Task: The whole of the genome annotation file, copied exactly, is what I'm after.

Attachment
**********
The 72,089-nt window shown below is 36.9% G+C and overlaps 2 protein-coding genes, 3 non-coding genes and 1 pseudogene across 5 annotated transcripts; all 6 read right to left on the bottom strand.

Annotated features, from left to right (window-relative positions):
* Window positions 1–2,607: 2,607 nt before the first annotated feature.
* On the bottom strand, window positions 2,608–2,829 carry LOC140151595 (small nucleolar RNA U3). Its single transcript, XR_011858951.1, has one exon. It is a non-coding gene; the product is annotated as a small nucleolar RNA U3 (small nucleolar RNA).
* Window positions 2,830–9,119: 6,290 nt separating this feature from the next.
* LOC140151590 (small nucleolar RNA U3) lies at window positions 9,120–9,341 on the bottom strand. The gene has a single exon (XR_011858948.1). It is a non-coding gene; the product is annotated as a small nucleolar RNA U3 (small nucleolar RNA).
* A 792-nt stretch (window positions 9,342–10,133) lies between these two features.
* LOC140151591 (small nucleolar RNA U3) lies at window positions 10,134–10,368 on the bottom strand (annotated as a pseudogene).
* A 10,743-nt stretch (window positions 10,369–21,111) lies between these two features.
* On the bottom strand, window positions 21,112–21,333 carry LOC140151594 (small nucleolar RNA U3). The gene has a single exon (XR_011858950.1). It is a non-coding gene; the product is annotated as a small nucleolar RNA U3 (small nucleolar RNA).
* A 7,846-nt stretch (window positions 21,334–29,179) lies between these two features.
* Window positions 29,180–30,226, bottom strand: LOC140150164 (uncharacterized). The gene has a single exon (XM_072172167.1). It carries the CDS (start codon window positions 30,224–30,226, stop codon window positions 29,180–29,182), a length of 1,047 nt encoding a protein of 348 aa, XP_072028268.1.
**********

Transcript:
The 72,089-nt window shown below is 36.9% G+C and overlaps 2 protein-coding genes, 3 non-coding genes and 1 pseudogene across 5 annotated transcripts; all 6 read right to left on the bottom strand.

Annotated features, from left to right (window-relative positions):
* Window positions 1–2,607: 2,607 nt before the first annotated feature.
* On the bottom strand, window positions 2,608–2,829 carry LOC140151595 (small nucleolar RNA U3). Its single transcript, XR_011858951.1, has one exon. It is a non-coding gene; the product is annotated as a small nucleolar RNA U3 (small nucleolar RNA).
* Window positions 2,830–9,119: 6,290 nt separating this feature from the next.
* LOC140151590 (small nucleolar RNA U3) lies at window positions 9,120–9,341 on the bottom strand. The gene has a single exon (XR_011858948.1). It is a non-coding gene; the product is annotated as a small nucleolar RNA U3 (small nucleolar RNA).
* A 792-nt stretch (window positions 9,342–10,133) lies between these two features.
* LOC140151591 (small nucleolar RNA U3) lies at window positions 10,134–10,368 on the bottom strand (annotated as a pseudogene).
* A 10,743-nt stretch (window positions 10,369–21,111) lies between these two features.
* On the bottom strand, window positions 21,112–21,333 carry LOC140151594 (small nucleolar RNA U3). The gene has a single exon (XR_011858950.1). It is a non-coding gene; the product is annotated as a small nucleolar RNA U3 (small nucleolar RNA).
* A 7,846-nt stretch (window positions 21,334–29,179) lies between these two features.
* Window positions 29,180–30,226, bottom strand: LOC140150164 (uncharacterized). The gene has a single exon (XM_072172167.1). It carries the CDS (start codon window positions 30,224–30,226, stop codon window positions 29,180–29,182), a length of 1,047 nt encoding a protein of 348 aa, XP_072028268.1.